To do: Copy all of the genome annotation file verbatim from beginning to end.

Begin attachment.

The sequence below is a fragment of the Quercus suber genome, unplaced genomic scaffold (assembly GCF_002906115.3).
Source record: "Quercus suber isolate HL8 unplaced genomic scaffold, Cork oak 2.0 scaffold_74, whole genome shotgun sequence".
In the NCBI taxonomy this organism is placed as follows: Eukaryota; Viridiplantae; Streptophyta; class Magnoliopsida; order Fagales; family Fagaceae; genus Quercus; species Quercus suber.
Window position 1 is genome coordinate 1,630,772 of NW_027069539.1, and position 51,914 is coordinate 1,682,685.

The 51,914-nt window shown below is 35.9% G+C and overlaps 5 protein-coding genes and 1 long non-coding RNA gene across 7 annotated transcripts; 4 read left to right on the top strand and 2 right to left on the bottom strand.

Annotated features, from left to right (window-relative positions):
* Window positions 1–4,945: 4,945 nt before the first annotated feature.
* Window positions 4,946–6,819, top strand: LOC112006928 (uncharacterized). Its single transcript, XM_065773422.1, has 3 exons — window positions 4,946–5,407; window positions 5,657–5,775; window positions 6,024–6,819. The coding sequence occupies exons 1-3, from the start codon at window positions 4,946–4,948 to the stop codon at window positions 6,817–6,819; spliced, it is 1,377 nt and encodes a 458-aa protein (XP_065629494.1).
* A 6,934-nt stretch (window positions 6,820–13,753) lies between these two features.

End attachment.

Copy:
The sequence below is a fragment of the Quercus suber genome, unplaced genomic scaffold (assembly GCF_002906115.3).
Source record: "Quercus suber isolate HL8 unplaced genomic scaffold, Cork oak 2.0 scaffold_74, whole genome shotgun sequence".
In the NCBI taxonomy this organism is placed as follows: Eukaryota; Viridiplantae; Streptophyta; class Magnoliopsida; order Fagales; family Fagaceae; genus Quercus; species Quercus suber.
Window position 1 is genome coordinate 1,630,772 of NW_027069539.1, and position 51,914 is coordinate 1,682,685.

The 51,914-nt window shown below is 35.9% G+C and overlaps 5 protein-coding genes and 1 long non-coding RNA gene across 7 annotated transcripts; 4 read left to right on the top strand and 2 right to left on the bottom strand.

Annotated features, from left to right (window-relative positions):
* Window positions 1–4,945: 4,945 nt before the first annotated feature.
* Window positions 4,946–6,819, top strand: LOC112006928 (uncharacterized). Its single transcript, XM_065773422.1, has 3 exons — window positions 4,946–5,407; window positions 5,657–5,775; window positions 6,024–6,819. The coding sequence occupies exons 1-3, from the start codon at window positions 4,946–4,948 to the stop codon at window positions 6,817–6,819; spliced, it is 1,377 nt and encodes a 458-aa protein (XP_065629494.1).
* A 6,934-nt stretch (window positions 6,820–13,753) lies between these two features.